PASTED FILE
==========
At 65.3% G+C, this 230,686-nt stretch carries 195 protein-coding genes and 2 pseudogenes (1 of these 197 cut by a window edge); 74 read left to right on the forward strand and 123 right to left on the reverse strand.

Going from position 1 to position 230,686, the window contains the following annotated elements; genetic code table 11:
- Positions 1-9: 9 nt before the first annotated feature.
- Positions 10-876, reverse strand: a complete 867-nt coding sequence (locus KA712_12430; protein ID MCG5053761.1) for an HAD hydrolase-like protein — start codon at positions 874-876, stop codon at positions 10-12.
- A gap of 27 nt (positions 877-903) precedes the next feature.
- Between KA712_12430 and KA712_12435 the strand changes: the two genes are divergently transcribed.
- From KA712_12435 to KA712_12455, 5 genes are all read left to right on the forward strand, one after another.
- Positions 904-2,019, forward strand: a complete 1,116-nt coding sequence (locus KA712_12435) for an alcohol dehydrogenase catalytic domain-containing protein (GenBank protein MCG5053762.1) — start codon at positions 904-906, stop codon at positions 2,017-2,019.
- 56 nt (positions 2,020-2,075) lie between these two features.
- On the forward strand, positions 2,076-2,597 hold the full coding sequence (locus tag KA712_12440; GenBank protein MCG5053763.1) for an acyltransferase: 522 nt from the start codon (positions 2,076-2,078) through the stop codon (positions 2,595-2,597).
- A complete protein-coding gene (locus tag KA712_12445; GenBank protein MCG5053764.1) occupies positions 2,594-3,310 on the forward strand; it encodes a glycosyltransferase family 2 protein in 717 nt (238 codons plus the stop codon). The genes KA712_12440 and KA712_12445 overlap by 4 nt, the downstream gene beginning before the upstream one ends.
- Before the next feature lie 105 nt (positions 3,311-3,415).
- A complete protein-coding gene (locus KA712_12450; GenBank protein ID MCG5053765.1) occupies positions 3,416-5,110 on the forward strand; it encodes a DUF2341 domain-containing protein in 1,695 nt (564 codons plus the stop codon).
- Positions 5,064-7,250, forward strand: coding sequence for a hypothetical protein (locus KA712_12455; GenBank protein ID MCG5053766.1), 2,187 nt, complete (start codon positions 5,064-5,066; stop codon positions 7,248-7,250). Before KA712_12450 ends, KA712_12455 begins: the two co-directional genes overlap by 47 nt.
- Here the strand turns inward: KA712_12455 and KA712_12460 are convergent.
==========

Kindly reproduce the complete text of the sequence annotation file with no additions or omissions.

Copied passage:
At 65.3% G+C, this 230,686-nt stretch carries 195 protein-coding genes and 2 pseudogenes (1 of these 197 cut by a window edge); 74 read left to right on the forward strand and 123 right to left on the reverse strand.

Going from position 1 to position 230,686, the window contains the following annotated elements; genetic code table 11:
- Positions 1-9: 9 nt before the first annotated feature.
- Positions 10-876, reverse strand: a complete 867-nt coding sequence (locus KA712_12430; protein ID MCG5053761.1) for an HAD hydrolase-like protein — start codon at positions 874-876, stop codon at positions 10-12.
- A gap of 27 nt (positions 877-903) precedes the next feature.
- Between KA712_12430 and KA712_12435 the strand changes: the two genes are divergently transcribed.
- From KA712_12435 to KA712_12455, 5 genes are all read left to right on the forward strand, one after another.
- Positions 904-2,019, forward strand: a complete 1,116-nt coding sequence (locus KA712_12435) for an alcohol dehydrogenase catalytic domain-containing protein (GenBank protein MCG5053762.1) — start codon at positions 904-906, stop codon at positions 2,017-2,019.
- 56 nt (positions 2,020-2,075) lie between these two features.
- On the forward strand, positions 2,076-2,597 hold the full coding sequence (locus tag KA712_12440; GenBank protein MCG5053763.1) for an acyltransferase: 522 nt from the start codon (positions 2,076-2,078) through the stop codon (positions 2,595-2,597).
- A complete protein-coding gene (locus tag KA712_12445; GenBank protein MCG5053764.1) occupies positions 2,594-3,310 on the forward strand; it encodes a glycosyltransferase family 2 protein in 717 nt (238 codons plus the stop codon). The genes KA712_12440 and KA712_12445 overlap by 4 nt, the downstream gene beginning before the upstream one ends.
- Before the next feature lie 105 nt (positions 3,311-3,415).
- A complete protein-coding gene (locus KA712_12450; GenBank protein ID MCG5053765.1) occupies positions 3,416-5,110 on the forward strand; it encodes a DUF2341 domain-containing protein in 1,695 nt (564 codons plus the stop codon).
- Positions 5,064-7,250, forward strand: coding sequence for a hypothetical protein (locus KA712_12455; GenBank protein ID MCG5053766.1), 2,187 nt, complete (start codon positions 5,064-5,066; stop codon positions 7,248-7,250). Before KA712_12450 ends, KA712_12455 begins: the two co-directional genes overlap by 47 nt.
- Here the strand turns inward: KA712_12455 and KA712_12460 are convergent.